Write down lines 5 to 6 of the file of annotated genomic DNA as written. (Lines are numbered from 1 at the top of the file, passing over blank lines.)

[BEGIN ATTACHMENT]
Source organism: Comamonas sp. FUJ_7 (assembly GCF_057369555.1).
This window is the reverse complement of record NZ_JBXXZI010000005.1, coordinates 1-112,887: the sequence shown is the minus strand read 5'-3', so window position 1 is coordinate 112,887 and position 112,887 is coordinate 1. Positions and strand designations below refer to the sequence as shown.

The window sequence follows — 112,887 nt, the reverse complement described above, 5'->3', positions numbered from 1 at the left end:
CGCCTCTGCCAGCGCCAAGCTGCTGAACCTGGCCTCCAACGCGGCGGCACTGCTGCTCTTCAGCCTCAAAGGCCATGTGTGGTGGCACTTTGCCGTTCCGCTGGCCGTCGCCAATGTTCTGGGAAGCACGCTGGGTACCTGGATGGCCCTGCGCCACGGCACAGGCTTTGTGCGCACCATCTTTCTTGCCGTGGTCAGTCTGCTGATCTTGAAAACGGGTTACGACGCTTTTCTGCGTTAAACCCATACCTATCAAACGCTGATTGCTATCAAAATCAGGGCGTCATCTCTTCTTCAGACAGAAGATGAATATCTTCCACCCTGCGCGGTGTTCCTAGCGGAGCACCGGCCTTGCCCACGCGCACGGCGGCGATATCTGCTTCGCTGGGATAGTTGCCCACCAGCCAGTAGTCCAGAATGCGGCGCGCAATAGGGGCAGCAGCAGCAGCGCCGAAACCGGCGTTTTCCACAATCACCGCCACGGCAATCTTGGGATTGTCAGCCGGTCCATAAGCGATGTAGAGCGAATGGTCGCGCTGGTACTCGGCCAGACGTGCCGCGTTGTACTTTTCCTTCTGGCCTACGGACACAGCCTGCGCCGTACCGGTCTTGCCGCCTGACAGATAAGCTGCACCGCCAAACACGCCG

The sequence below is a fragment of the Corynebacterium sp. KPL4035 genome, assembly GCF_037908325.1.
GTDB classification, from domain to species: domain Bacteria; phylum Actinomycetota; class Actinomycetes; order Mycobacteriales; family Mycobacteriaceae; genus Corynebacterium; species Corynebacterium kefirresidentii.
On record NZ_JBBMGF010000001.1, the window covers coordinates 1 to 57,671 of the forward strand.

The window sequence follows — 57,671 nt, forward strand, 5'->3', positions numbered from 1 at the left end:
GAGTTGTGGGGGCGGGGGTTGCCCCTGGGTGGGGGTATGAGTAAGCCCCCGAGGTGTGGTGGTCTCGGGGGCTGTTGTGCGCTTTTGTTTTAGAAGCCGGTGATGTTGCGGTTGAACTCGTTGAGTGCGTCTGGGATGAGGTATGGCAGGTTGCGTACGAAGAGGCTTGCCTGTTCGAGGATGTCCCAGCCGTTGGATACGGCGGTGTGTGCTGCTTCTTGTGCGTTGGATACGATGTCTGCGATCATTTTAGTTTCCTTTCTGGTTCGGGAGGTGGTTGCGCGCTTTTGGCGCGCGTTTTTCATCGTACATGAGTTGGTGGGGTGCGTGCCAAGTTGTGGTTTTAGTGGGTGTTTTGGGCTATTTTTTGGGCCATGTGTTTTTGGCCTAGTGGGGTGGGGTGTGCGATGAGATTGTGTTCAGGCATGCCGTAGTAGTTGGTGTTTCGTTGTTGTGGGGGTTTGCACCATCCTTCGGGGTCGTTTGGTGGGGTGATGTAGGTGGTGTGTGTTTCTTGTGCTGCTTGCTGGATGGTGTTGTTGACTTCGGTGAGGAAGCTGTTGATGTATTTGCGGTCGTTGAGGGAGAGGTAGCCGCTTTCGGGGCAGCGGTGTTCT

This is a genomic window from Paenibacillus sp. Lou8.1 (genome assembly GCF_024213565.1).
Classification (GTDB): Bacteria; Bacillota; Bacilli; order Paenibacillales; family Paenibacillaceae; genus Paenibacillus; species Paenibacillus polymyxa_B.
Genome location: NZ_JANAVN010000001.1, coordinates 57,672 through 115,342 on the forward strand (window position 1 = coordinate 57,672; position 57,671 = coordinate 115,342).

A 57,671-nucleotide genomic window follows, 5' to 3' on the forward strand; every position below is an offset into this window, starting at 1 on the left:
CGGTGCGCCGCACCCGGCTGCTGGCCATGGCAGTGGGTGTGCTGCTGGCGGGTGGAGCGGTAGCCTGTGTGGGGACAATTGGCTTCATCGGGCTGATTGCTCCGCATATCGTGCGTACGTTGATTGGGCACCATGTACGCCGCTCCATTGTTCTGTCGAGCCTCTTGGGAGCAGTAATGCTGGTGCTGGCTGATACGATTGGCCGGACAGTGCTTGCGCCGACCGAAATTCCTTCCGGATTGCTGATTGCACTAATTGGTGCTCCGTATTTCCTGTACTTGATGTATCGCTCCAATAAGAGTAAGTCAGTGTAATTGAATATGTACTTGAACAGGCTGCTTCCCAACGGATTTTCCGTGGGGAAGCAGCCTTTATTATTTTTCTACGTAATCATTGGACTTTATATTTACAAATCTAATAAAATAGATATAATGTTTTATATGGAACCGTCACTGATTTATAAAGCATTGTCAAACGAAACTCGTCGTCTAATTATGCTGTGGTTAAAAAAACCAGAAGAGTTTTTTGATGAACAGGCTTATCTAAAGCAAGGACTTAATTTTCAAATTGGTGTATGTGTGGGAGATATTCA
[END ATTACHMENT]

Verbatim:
The sequence below is a fragment of the Corynebacterium sp. KPL4035 genome, assembly GCF_037908325.1.
GTDB classification, from domain to species: domain Bacteria; phylum Actinomycetota; class Actinomycetes; order Mycobacteriales; family Mycobacteriaceae; genus Corynebacterium; species Corynebacterium kefirresidentii.